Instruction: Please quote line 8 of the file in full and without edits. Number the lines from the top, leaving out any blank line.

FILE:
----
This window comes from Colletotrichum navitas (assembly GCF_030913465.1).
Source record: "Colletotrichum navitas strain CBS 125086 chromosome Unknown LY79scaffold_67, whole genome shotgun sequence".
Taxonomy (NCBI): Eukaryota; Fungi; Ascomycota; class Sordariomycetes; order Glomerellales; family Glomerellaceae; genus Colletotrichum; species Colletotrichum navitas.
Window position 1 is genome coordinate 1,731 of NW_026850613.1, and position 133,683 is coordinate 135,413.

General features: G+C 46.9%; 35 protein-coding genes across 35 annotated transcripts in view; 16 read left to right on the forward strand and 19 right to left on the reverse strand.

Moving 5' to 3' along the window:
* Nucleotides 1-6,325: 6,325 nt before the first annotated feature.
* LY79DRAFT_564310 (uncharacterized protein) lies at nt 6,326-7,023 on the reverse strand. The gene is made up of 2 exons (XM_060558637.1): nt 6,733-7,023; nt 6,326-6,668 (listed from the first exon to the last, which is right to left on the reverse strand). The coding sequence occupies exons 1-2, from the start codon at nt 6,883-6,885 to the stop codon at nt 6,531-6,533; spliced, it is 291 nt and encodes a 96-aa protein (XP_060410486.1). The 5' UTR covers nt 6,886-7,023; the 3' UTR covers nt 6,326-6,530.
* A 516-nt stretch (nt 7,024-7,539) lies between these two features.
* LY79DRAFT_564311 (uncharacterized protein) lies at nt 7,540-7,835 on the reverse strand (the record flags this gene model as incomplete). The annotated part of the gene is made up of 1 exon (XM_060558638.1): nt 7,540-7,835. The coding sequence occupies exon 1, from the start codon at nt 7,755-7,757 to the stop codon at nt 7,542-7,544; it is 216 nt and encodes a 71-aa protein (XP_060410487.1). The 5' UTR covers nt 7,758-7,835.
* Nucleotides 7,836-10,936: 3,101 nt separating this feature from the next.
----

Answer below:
* LY79DRAFT_564310 (uncharacterized protein) lies at nt 6,326-7,023 on the reverse strand. The gene is made up of 2 exons (XM_060558637.1): nt 6,733-7,023; nt 6,326-6,668 (listed from the first exon to the last, which is right to left on the reverse strand). The coding sequence occupies exons 1-2, from the start codon at nt 6,883-6,885 to the stop codon at nt 6,531-6,533; spliced, it is 291 nt and encodes a 96-aa protein (XP_060410486.1). The 5' UTR covers nt 6,886-7,023; the 3' UTR covers nt 6,326-6,530.